This is great because I can now try lots of other fun stuff to catch attention and connect with people. So here’s what else I’ve tried:

In the video above I was just playing around with an animation smartphone app called Flipaclip. My results were pretty amateur, but it was fun and I had a few people asking me which software I’d used to create it. Incidentally, you can do amazing things with Flipaclip – take a look here – it’s going to take me a while to get to that standard! Then I tried another video with Flipaclip, which made on my Android phone in front of the TV one evening:

So it looks like I’m addicted to this animation app then! #animation #heart #video

A video posted by Helen Lindop (@totallycourses) on

As you can see Nick Park has nothing to worry about from me 🙂 but it’s had more views than any of my other videos.

I have more videos in the pipeline, so if you want to see how I get on you can follow me at

So the take-aways for me are:

  1. It’s easy to get stale and stuck in a rut but not even notice. Every now and then you need to shake things up, have some fun and experiment.
  2. I’ve connected with a whole load of people on Instagram that I hadn’t found on Twitter or Facebook. Yes, you do need to take care to not spread yourself too thinly across too many social media platforms, but if you’re able to spread out a little then you can find entirely new people.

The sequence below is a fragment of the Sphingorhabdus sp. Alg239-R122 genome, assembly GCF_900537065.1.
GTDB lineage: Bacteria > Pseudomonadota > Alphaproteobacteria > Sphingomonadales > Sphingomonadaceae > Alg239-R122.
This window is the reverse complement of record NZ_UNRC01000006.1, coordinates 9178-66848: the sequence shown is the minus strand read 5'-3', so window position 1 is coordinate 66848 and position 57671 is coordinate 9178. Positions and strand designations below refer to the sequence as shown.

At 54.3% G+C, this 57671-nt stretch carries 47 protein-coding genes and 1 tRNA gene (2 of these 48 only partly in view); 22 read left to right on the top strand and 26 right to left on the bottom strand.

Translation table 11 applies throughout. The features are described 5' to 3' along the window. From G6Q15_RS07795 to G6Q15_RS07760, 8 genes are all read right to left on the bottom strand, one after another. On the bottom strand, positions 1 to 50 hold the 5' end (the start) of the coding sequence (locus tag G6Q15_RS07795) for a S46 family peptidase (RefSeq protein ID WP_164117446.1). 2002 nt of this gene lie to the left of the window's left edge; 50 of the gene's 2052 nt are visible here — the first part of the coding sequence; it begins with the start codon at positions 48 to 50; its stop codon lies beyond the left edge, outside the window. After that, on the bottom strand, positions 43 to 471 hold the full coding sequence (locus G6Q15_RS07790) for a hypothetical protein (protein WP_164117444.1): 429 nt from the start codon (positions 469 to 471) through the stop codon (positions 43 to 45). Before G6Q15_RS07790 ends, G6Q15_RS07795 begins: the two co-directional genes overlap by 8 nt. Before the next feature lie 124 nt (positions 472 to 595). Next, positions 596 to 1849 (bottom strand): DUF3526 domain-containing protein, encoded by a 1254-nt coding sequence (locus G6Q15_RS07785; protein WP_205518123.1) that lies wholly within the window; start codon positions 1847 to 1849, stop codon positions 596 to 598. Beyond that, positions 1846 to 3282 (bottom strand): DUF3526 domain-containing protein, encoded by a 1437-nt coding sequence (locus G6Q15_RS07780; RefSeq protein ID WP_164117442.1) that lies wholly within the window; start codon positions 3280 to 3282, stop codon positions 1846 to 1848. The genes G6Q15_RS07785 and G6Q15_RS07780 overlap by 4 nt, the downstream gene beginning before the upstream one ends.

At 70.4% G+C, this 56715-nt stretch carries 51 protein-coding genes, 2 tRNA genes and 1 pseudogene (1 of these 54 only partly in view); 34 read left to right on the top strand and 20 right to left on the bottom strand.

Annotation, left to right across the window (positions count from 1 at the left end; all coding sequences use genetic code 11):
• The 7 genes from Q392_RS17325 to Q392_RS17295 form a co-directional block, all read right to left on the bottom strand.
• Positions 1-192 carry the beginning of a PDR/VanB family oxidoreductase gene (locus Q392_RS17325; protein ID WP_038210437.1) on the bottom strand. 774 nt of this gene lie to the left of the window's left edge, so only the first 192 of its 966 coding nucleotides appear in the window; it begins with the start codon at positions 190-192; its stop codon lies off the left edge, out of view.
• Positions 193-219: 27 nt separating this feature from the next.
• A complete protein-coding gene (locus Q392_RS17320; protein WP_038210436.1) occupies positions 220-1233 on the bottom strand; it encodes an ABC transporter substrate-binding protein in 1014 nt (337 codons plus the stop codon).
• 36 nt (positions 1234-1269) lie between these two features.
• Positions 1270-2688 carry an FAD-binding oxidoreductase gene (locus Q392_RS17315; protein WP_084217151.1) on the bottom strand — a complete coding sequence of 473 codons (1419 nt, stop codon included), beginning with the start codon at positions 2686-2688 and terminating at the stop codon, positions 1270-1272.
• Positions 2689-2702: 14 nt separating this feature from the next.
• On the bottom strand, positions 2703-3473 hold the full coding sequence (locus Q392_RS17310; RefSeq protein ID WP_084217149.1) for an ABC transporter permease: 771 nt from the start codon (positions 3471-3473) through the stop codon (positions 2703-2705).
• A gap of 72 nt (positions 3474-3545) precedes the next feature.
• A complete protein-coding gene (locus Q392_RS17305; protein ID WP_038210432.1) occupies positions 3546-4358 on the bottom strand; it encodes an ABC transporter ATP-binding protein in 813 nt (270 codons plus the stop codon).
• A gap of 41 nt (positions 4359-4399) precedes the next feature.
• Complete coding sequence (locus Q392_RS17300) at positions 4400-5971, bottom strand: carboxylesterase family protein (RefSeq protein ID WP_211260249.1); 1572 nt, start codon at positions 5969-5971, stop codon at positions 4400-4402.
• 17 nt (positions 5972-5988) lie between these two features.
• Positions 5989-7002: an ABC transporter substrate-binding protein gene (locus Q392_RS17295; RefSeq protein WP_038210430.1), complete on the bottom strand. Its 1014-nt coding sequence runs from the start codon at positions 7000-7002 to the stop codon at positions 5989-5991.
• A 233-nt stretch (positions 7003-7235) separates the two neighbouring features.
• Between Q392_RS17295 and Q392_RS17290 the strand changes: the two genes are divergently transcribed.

3. Because it’s fast, I’m posting more often and that means more visibility. Blindingly obvious but true. I’ve started to get more Twitter action just because I’m sharing my Instagram posts to Twitter daily rather than just my blog posts weekly.
  4. Video definitely doesn’t have to be a long, complex process.

So why not  have a go yourself and make Instagram videos?

How to clean up audio in Camtasia Studio 8

Ever recorded a video and wanted to get rid of the sniffs, ums, errs, crackles and background noise? Here’s how to clean up audio in Camtasia.

The best way to get clean audio is to keep background noise to a minimum when you record and use a good microphone. Not only does this give you the best result, it also saves you a lot of time. Video editing can be really time-consuming, especially if you’re fairly new to it. And if you pay someone else to edit your videos this will save you money, too.

Sometimes you do need to clean up your audio when editing, though. Here’s how to do that in Camtasia Studio 8 (but it’s a similar process in other software):

By the way, I already have a video on how to minimise background noise when recording here, so do take a look at that before you start recording if possible.

Here’s the link for my done-for-you courses that I mentioned in this video:

If you’re wondering why I’m using Camtasia Studio 8 when version 9 was released a couple of weeks ago, well that’s a good question! My feeling is that most course and content video creators haven’t upgraded yet and won’t for a while. But I’ll keep my ear to the ground and start to switch over to version 9 when people need me to.

I now have a few really popular videos in my video editing playlist on YouTube. Maybe there’s a tutorial there that could help you with your video editing? You can take a look here.

Good luck with your audio, and if you need any more help you can find me in the Really Useful Web Video tips Facebook group!